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  1. Daryl H. Rice (1998). A Guide to Plato's Republic. Oxford University Press.
    A Guide to Plato's Republic provides an integral interpretation of the Republic that is accessible even to readers approaching Plato's masterwork for the first time. Written at a level understandable to undergraduates, it is ideal for students and other readers who have little or no background in philosophy or political theory. Rice anticipates their inevitable reactions to the Republic and treats them seriously, opening the way to an appreciation of the complexities of the text without oversimplifying it. While many books (...)
     
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  2. Daryl H. Rice & Roberto J. Vichot (1992). The Persistence of Presence and Representation: Margolis on the Legitimation of Science. Southern Journal of Philosophy 30 (2):103-121.
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  3. Daryl H. Rice (1989). Critical Individualism: Whitehead's Metaphysics and Critique of Liberalism. [REVIEW] Journal of Value Inquiry 23 (2):85-97.
    Whitehead's metaphysics contains an accurate portrayal of concrete human existence - one which can serve as a ground for criticizing the abstractions into which liberalism has fallen. His critical individualism, his insistence both on the individual as the seat of all value and on our essential connectedness to one another in modern society, is a call for liberalism to restore concrete meaning to its fundamental notions of individuality and freedom. However, his suggestions that the core values of liberalism can be (...)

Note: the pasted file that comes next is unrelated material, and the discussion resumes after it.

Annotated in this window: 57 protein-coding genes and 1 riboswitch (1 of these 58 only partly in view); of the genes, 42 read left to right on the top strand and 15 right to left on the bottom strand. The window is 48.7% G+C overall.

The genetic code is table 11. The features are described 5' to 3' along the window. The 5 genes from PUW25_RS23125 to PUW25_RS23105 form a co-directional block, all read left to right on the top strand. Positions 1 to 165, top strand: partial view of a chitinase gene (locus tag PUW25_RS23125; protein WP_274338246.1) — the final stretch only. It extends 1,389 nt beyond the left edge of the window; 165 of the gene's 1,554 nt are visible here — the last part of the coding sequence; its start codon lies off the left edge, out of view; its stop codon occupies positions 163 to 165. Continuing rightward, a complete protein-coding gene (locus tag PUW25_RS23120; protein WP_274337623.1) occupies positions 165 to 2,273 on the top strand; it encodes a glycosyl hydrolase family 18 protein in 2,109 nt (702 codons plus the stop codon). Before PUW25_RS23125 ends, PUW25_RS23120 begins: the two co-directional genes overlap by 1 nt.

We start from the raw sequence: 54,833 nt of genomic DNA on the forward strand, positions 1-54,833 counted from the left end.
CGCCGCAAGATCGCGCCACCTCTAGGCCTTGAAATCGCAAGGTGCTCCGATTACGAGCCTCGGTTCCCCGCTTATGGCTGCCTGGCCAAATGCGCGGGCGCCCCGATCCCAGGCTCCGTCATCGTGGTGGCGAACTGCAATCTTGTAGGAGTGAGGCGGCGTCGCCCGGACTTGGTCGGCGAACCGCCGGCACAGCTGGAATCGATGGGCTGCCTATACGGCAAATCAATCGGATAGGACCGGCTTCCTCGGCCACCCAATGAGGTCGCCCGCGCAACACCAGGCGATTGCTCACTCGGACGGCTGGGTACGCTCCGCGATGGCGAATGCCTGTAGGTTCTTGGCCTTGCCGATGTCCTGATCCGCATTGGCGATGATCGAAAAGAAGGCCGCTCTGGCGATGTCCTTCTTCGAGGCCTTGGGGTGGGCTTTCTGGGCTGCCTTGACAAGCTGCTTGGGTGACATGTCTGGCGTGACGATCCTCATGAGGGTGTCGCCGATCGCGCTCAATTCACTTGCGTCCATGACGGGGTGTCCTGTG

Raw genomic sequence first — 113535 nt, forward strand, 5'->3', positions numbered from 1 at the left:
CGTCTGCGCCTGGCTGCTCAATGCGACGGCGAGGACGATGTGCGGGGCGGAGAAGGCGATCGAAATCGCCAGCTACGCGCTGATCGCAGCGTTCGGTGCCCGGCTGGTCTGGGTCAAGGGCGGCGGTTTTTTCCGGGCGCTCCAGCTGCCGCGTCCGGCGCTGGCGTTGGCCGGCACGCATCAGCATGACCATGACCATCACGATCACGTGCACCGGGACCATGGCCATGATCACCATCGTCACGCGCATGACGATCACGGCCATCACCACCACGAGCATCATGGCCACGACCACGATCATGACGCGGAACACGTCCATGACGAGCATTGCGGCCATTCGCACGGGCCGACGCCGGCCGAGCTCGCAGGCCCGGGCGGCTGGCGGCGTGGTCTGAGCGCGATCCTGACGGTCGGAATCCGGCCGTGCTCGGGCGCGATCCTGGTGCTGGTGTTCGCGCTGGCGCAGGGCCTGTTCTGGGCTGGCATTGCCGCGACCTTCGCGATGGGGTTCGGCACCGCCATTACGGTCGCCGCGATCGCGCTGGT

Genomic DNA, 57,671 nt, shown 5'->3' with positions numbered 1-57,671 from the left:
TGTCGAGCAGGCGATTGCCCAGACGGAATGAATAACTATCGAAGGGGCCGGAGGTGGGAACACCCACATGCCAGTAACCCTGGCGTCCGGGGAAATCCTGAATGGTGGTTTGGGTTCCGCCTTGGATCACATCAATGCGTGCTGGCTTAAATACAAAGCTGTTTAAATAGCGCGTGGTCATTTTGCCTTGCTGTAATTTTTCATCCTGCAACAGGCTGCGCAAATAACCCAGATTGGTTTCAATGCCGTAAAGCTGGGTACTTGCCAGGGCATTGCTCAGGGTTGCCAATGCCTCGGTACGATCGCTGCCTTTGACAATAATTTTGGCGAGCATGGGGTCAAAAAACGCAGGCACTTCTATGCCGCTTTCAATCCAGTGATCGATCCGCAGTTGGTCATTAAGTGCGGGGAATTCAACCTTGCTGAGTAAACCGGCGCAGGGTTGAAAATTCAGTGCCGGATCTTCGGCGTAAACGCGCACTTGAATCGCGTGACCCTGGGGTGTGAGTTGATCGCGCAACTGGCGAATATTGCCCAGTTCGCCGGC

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  4. Daryl H. Rice (1989). Plato on Force-the Conflict Between His Psychology and Political-Sociology and His Definition of Temperance in The'republic'. History of Political Thought 10 (4):565-576.
     
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  5. Daryl H. Rice (1989). Whitehead and Existential Phenomenology: Is a Synthesis Possible? Philosophy Today 33 (2):183-192.
    A sizable body of literature calls for a synthesis of Whiteheadian process philosophy and the existential phenomenology of Sartre and Heidegger. However, although the two traditions agree on some points, they are fundamentally incompatible. Those proposing a synthesis see in it the possibility of integrating within a single scheme the viewpoint of natural science and the insights of existential fundamental ontology, but the denial of the possibility of such a smooth integration is at the very heart of the existential phenomenological (...)
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